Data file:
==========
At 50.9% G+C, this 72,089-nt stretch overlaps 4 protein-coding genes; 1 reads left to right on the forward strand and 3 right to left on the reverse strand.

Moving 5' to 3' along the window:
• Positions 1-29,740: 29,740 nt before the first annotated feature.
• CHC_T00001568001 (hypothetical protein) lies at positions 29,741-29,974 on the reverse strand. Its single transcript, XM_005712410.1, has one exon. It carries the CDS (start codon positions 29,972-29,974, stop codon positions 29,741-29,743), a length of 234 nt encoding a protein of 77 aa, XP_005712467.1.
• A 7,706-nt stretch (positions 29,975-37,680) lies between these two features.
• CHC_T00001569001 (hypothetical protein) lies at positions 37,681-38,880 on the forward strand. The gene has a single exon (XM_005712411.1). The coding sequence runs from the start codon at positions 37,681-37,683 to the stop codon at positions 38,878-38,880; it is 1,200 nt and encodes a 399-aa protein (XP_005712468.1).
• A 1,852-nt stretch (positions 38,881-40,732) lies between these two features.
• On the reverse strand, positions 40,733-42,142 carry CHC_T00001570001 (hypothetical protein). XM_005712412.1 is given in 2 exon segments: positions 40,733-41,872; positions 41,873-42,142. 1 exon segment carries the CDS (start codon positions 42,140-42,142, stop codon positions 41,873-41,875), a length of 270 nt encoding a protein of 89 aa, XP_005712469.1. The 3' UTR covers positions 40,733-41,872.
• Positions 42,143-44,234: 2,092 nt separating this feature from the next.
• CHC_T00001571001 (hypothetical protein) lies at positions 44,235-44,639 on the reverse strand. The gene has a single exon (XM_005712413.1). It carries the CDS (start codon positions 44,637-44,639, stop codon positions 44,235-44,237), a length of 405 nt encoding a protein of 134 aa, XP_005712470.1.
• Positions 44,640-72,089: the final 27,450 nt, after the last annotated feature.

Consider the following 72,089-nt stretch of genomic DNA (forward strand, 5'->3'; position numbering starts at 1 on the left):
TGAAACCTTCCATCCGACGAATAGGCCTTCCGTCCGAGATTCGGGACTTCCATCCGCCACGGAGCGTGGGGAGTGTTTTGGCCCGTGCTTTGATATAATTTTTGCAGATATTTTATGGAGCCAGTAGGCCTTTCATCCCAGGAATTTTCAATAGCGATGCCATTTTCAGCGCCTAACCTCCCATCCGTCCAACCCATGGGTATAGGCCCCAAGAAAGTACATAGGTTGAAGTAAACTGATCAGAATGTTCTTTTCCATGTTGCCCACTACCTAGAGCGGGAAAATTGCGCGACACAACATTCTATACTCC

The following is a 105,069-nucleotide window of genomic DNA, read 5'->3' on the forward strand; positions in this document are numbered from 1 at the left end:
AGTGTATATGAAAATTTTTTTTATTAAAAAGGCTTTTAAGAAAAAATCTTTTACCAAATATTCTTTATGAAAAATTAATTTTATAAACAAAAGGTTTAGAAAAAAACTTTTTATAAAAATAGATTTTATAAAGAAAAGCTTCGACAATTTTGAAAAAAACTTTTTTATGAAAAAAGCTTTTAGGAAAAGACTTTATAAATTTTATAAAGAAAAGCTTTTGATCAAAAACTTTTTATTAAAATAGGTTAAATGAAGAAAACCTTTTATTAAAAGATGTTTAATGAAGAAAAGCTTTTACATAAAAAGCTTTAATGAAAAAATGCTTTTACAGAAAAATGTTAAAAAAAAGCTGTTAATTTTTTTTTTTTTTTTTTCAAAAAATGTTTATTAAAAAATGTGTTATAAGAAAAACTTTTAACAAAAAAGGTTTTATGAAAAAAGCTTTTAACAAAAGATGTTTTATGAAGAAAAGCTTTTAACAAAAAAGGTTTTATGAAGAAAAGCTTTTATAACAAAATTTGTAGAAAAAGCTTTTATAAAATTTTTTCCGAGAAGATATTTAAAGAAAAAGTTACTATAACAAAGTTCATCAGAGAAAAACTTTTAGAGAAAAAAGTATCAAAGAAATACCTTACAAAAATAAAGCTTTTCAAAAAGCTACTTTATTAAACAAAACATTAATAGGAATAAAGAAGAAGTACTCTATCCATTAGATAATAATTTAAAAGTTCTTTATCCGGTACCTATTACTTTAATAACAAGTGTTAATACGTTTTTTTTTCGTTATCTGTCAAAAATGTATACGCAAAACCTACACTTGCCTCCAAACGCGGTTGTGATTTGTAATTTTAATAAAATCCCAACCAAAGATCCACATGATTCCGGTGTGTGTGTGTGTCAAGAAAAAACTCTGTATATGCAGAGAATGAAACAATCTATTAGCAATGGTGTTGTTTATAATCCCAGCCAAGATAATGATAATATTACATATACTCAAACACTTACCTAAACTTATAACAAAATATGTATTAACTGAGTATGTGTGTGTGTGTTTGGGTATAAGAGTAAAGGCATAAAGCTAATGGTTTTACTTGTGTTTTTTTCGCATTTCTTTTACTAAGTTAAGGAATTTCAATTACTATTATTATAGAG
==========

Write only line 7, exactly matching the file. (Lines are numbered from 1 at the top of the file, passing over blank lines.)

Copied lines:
• A 1,852-nt stretch (positions 38,881-40,732) lies between these two features.